With Help From The Vets, Stanford’s Cameron Brink Grew Into 3x3 World Cup MVP
by Bob Reinert
It’s hard to imagine a better debut performance than the one Cameron Brink turned in earlier this month in Vienna.
Playing in her first international 3x3 basketball tournament, Brink led Team USA to a gold medal and was named MVP of the FIBA 3x3 World Cup. It was the U.S. women’s first win at the 3x3 World Cup since 2014, and their record third overall.
Brink, a 6-foot-4 rising senior at Stanford University, totaled 39 points and 45 rebounds while playing suffocating defense for the Americans. The U.S. overcame an opening loss to Canada in pool play on May 30 and defeated defending champion France in the gold-medal game five days later.
“It was really a life-changing experience,” said Brink, a 21-year-old from Beaverton, Oregon. “I just came out of it so much of a more complete player. Built so many great relationships. It was just such a great group of people. It’s the most fun I’ve had with USA Basketball.”
Brink combined with veteran players Cierra Burdick and Linnae Harper and Hailey Van Lith, who recently transferred from the University of Louisville to Louisiana State University, to bring home the gold medal. The four players had just three weeks to come together and form a cohesive unit.
“We really had to jell quickly, and it was difficult, and there was frustration,” Brink recalled. “There definitely were some growing pains, for sure.
“I definitely was kind of shocked by the (3x3) environment. Playing outside was new to me. Just the atmosphere overall was a little bit to adjust to, and I think my first game you could kind of tell. I was kind of like, ‘What the heck is going on?’ Against Canada, I just didn’t play great.”
Brink had just one point, three rebounds and a pair of turnovers in that 16-13 loss to an experienced Canadian team.
“I wouldn’t say we really played a team like Canada the rest of the way,” she said. “They’ve been playing together forever. They were a really disciplined, smart team. They’re just really hard to guard. They’re also really physical.”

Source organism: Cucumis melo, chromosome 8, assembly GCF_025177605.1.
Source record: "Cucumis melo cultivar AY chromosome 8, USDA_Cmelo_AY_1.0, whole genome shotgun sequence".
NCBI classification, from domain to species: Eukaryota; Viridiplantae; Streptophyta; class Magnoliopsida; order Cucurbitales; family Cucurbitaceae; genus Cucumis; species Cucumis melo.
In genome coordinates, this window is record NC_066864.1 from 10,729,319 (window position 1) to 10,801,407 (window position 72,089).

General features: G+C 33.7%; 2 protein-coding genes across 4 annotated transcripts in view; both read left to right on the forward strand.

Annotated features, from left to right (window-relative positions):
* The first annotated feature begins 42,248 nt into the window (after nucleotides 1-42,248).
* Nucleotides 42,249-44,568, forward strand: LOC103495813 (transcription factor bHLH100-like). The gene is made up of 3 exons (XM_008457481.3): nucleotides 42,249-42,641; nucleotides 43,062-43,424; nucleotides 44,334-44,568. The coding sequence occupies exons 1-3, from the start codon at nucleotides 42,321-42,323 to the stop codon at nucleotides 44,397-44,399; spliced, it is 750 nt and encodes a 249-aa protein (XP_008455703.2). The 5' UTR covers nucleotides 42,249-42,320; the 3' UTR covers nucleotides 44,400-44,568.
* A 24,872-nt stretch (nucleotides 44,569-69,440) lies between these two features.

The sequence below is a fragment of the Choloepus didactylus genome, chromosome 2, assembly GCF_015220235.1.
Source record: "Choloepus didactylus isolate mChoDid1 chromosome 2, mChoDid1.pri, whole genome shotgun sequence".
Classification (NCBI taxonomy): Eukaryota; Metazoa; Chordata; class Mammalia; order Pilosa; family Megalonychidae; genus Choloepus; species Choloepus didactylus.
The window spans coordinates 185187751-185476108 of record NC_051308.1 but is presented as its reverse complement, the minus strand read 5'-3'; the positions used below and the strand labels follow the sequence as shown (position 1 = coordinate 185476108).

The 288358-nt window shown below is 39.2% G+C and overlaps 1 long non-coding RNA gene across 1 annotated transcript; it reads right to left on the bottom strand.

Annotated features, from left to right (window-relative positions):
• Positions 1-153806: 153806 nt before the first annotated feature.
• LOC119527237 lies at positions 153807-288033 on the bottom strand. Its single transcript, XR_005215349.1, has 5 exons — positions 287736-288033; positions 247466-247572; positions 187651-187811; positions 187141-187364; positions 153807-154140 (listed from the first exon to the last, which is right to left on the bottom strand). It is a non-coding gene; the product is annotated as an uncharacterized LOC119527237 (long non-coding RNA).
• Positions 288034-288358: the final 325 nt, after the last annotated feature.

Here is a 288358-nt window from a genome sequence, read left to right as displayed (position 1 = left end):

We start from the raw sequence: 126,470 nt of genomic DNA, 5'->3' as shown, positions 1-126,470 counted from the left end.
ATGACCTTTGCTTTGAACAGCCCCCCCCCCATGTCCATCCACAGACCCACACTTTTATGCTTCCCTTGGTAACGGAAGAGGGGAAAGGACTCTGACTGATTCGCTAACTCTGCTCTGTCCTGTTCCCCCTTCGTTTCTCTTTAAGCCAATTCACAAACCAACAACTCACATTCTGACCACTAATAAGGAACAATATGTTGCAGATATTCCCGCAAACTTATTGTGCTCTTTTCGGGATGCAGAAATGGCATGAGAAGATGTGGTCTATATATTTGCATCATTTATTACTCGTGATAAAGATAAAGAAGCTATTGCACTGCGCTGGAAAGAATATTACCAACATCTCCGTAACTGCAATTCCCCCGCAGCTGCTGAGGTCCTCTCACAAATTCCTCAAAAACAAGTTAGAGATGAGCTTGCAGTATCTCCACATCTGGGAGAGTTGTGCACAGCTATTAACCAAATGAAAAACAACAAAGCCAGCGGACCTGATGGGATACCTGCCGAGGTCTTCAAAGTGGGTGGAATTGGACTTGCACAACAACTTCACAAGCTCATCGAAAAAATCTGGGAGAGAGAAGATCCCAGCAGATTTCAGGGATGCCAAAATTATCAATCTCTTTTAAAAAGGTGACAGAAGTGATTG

With the help of her more seasoned teammates, Brink regrouped after the opener. Both Burdick, 29, and Harper, 28, have been around at the pro and international level for years.
“They all did a great job with preparing me, kind of setting my expectations,” she said. “I think I adjusted. I think I finally got the hang of it.
“There was never any concern. We know that 3x3 is a super-volatile game. It was just a good reminder that if we don’t bring it, any team can beat us.”
After studying video of the opener, the Americans whipped Hungary, 20-10, the first of seven straight wins, including a 16-12 decision over France in the final.
Brink believed the team's recipe for success fell on them getting along.
“I think it was just a really good combination of different types of players,” Brink said. “I think (USA Basketball) also kind of saw that we all got along.
“I think the committee saw that bringing in me for my size and my defense was a great (addition). Obviously, Hailey and Linnae, they’re just offensive weapons. They can score at will. And then Cierra, she’s just solid all around, one of the best leaders I’ve ever played with. Just knows what she’s doing.”
Brink said she enjoyed playing with her veteran teammates.
“I haven’t played with players that much older than me before,” she said. “I think it was a great experience to see that type of leadership. It’s just different, you know? They’re pros. And they really showed me what that is at the next level.”
Brink will spend the rest of the summer playing with USA Basketball’s U24 3x3 team. They’ll take part in the FIBA 3x3 Women’s Series, which concludes with the Women’s Series Final in September in Mongolia.
“I’m in the best shape of my life right now from 3x3,” she said. “You’re just constantly moving.”
Brink will take her elevated fitness level and lessons learned in 3x3 back to Stanford in the fall.
“Especially being a senior now, having more of a role on the team than last year,” said Brink, “I think just knowing that I can do more than just post up, developing those guard skills, also continuing my shot blocking but also being able to guard guards.
“It was hard for me last year to work more from the perimeter or the pinch because of just how our offense worked. I think this year it’s just going to be a little different, and hopefully I can score from different spots more frequently.”
If that happens, Brink will be able to trace her on-court growth back to the world cup.
“I’m just so thankful for the experience,” Brink said. “I was just super thankful to be a part of it. We were so close as an organization. I can’t say enough good things about the experience.”